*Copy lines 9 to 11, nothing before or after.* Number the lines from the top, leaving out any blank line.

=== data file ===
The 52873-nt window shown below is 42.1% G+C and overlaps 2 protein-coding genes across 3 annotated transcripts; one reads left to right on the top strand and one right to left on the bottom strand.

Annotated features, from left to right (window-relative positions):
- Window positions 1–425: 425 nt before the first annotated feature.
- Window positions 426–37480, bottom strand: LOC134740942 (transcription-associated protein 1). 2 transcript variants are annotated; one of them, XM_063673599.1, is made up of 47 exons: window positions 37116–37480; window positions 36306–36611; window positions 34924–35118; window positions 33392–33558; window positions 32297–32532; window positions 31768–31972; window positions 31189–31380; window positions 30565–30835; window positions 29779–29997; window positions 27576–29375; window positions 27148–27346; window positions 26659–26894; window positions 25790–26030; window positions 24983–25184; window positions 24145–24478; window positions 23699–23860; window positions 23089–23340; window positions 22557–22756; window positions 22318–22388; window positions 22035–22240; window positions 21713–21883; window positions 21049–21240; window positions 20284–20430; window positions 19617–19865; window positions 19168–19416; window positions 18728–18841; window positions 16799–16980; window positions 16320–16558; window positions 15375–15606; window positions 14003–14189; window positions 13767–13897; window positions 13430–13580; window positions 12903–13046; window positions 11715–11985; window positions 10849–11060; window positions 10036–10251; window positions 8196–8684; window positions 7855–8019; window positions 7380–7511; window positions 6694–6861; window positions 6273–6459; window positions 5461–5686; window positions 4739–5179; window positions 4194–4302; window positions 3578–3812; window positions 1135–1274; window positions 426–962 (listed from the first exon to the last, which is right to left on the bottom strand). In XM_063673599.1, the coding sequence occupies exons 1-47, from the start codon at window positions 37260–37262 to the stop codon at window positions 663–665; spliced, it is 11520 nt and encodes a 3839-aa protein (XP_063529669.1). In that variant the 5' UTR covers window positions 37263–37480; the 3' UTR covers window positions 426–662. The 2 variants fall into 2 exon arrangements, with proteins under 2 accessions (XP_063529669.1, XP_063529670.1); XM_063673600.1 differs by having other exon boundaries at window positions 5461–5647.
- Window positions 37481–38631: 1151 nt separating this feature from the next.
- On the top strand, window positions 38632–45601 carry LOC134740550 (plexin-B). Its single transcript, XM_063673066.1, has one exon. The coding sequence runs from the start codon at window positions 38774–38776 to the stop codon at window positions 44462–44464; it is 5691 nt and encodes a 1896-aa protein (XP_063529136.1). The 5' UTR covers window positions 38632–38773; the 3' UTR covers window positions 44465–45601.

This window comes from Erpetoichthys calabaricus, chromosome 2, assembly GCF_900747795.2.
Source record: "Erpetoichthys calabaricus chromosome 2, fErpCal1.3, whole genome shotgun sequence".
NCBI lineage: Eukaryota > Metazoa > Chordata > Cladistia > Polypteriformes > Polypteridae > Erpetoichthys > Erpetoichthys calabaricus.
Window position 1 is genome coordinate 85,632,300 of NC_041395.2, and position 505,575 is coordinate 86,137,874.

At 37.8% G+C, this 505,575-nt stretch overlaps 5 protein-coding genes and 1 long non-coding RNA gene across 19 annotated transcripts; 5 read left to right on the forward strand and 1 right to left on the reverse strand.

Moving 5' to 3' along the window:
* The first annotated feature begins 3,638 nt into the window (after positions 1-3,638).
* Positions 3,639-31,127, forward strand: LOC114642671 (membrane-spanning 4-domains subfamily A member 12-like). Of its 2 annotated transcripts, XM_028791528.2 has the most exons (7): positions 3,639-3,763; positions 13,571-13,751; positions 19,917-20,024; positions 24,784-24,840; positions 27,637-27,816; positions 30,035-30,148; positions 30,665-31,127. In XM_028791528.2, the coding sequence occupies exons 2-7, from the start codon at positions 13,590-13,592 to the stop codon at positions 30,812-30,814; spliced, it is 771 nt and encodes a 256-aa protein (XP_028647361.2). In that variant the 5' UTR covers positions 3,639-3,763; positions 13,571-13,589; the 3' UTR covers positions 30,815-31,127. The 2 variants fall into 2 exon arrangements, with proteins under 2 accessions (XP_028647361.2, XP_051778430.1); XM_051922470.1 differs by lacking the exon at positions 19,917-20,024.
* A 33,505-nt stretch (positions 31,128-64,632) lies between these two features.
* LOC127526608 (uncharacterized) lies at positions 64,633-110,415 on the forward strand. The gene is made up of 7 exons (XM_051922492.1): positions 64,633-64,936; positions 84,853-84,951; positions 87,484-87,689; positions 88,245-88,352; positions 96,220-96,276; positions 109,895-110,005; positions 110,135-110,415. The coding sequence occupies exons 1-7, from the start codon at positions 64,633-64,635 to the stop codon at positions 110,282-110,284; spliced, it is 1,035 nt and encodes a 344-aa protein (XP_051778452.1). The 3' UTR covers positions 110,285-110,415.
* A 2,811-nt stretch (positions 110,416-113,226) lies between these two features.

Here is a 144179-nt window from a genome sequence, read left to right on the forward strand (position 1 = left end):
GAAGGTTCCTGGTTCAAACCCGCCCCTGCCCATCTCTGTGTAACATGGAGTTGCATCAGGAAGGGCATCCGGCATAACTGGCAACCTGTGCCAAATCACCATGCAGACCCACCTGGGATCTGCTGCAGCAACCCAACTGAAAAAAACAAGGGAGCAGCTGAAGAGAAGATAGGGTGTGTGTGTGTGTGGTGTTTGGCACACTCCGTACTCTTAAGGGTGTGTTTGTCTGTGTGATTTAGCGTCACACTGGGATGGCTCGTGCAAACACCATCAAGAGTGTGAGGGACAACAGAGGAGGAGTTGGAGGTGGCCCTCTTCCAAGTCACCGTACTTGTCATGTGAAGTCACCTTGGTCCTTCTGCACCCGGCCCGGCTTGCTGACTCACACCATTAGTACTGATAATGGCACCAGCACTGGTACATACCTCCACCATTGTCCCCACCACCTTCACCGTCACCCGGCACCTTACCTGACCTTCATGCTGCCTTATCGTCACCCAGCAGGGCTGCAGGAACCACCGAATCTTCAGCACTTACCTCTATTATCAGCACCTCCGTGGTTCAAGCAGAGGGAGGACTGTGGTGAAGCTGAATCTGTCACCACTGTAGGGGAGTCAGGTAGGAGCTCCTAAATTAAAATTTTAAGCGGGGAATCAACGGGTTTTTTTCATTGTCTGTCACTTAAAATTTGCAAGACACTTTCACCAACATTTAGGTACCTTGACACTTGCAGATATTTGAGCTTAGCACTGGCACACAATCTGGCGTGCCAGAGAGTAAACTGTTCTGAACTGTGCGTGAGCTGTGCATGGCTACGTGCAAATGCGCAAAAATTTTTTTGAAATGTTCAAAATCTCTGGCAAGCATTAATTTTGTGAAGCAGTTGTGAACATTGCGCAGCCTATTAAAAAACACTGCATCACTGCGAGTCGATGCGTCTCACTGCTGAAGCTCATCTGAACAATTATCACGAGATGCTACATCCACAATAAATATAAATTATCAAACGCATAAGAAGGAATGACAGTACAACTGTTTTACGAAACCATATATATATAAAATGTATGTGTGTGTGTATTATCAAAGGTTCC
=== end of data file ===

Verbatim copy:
NCBI lineage: Eukaryota > Metazoa > Chordata > Cladistia > Polypteriformes > Polypteridae > Erpetoichthys > Erpetoichthys calabaricus.
Window position 1 is genome coordinate 85,632,300 of NC_041395.2, and position 505,575 is coordinate 86,137,874.

At 37.8% G+C, this 505,575-nt stretch overlaps 5 protein-coding genes and 1 long non-coding RNA gene across 19 annotated transcripts; 5 read left to right on the forward strand and 1 right to left on the reverse strand.